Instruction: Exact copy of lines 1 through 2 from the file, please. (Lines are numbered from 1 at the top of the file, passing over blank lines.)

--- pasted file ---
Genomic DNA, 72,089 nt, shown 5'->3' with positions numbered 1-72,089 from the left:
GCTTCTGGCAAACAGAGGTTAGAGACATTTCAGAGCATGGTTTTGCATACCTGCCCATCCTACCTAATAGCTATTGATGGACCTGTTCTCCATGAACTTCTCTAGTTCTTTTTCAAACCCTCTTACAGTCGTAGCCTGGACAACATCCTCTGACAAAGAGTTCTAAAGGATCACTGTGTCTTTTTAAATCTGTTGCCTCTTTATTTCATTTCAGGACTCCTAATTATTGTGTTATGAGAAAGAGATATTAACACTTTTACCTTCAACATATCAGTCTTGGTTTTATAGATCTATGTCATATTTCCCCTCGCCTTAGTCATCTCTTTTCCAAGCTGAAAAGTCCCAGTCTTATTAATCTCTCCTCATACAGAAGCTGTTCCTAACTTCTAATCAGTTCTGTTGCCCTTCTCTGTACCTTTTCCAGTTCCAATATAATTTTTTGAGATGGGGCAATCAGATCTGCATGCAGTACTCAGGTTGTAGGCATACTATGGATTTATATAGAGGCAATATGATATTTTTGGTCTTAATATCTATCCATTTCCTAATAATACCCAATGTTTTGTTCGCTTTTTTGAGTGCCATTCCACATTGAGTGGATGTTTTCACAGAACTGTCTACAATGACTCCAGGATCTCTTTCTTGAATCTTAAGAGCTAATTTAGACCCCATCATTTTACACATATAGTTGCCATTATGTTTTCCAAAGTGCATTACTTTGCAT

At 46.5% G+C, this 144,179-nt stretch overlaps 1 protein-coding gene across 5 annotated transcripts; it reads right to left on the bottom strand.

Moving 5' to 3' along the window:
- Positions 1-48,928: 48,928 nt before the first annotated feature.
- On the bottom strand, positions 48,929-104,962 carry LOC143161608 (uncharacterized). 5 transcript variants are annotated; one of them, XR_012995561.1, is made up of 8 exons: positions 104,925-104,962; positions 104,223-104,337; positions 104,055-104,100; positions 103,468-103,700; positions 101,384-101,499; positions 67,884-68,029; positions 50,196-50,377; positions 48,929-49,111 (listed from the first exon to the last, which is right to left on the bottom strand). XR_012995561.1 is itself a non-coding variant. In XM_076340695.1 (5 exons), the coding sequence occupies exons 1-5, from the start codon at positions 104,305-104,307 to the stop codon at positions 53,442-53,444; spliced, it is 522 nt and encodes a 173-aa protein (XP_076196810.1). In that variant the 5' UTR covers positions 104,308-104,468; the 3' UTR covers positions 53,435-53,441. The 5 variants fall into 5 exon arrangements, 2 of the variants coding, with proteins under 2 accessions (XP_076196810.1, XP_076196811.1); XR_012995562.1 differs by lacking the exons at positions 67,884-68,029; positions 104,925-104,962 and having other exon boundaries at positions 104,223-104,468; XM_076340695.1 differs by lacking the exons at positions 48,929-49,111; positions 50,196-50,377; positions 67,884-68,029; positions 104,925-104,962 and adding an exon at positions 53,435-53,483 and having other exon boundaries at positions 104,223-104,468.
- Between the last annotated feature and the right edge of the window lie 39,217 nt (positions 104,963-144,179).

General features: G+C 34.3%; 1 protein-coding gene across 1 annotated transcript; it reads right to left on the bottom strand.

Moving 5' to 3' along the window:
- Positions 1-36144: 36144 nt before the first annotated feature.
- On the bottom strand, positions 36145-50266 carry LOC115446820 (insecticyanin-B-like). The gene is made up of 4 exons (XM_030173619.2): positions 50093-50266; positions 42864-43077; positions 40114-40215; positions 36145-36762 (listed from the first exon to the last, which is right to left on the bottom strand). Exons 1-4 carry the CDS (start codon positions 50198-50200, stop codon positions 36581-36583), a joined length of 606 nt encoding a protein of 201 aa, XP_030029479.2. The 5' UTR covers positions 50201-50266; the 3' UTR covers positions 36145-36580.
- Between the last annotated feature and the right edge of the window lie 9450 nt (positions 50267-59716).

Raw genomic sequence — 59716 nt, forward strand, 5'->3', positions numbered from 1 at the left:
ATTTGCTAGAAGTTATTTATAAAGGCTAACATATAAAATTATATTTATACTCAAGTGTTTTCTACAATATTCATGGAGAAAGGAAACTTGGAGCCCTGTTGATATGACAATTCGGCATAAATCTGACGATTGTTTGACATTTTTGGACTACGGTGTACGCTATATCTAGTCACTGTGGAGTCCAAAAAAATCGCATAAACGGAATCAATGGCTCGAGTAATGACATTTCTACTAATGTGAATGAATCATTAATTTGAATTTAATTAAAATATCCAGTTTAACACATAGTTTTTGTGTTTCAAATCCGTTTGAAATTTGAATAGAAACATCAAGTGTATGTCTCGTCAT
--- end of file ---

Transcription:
Genomic DNA, 72,089 nt, shown 5'->3' with positions numbered 1-72,089 from the left:
GCTTCTGGCAAACAGAGGTTAGAGACATTTCAGAGCATGGTTTTGCATACCTGCCCATCCTACCTAATAGCTATTGATGGACCTGTTCTCCATGAACTTCTCTAGTTCTTTTTCAAACCCTCTTACAGTCGTAGCCTGGACAACATCCTCTGACAAAGAGTTCTAAAGGATCACTGTGTCTTTTTAAATCTGTTGCCTCTTTATTTCATTTCAGGACTCCTAATTATTGTGTTATGAGAAAGAGATATTAACACTTTTACCTTCAACATATCAGTCTTGGTTTTATAGATCTATGTCATATTTCCCCTCGCCTTAGTCATCTCTTTTCCAAGCTGAAAAGTCCCAGTCTTATTAATCTCTCCTCATACAGAAGCTGTTCCTAACTTCTAATCAGTTCTGTTGCCCTTCTCTGTACCTTTTCCAGTTCCAATATAATTTTTTGAGATGGGGCAATCAGATCTGCATGCAGTACTCAGGTTGTAGGCATACTATGGATTTATATAGAGGCAATATGATATTTTTGGTCTTAATATCTATCCATTTCCTAATAATACCCAATGTTTTGTTCGCTTTTTTGAGTGCCATTCCACATTGAGTGGATGTTTTCACAGAACTGTCTACAATGACTCCAGGATCTCTTTCTTGAATCTTAAGAGCTAATTTAGACCCCATCATTTTACACATATAGTTGCCATTATGTTTTCCAAAGTGCATTACTTTGCAT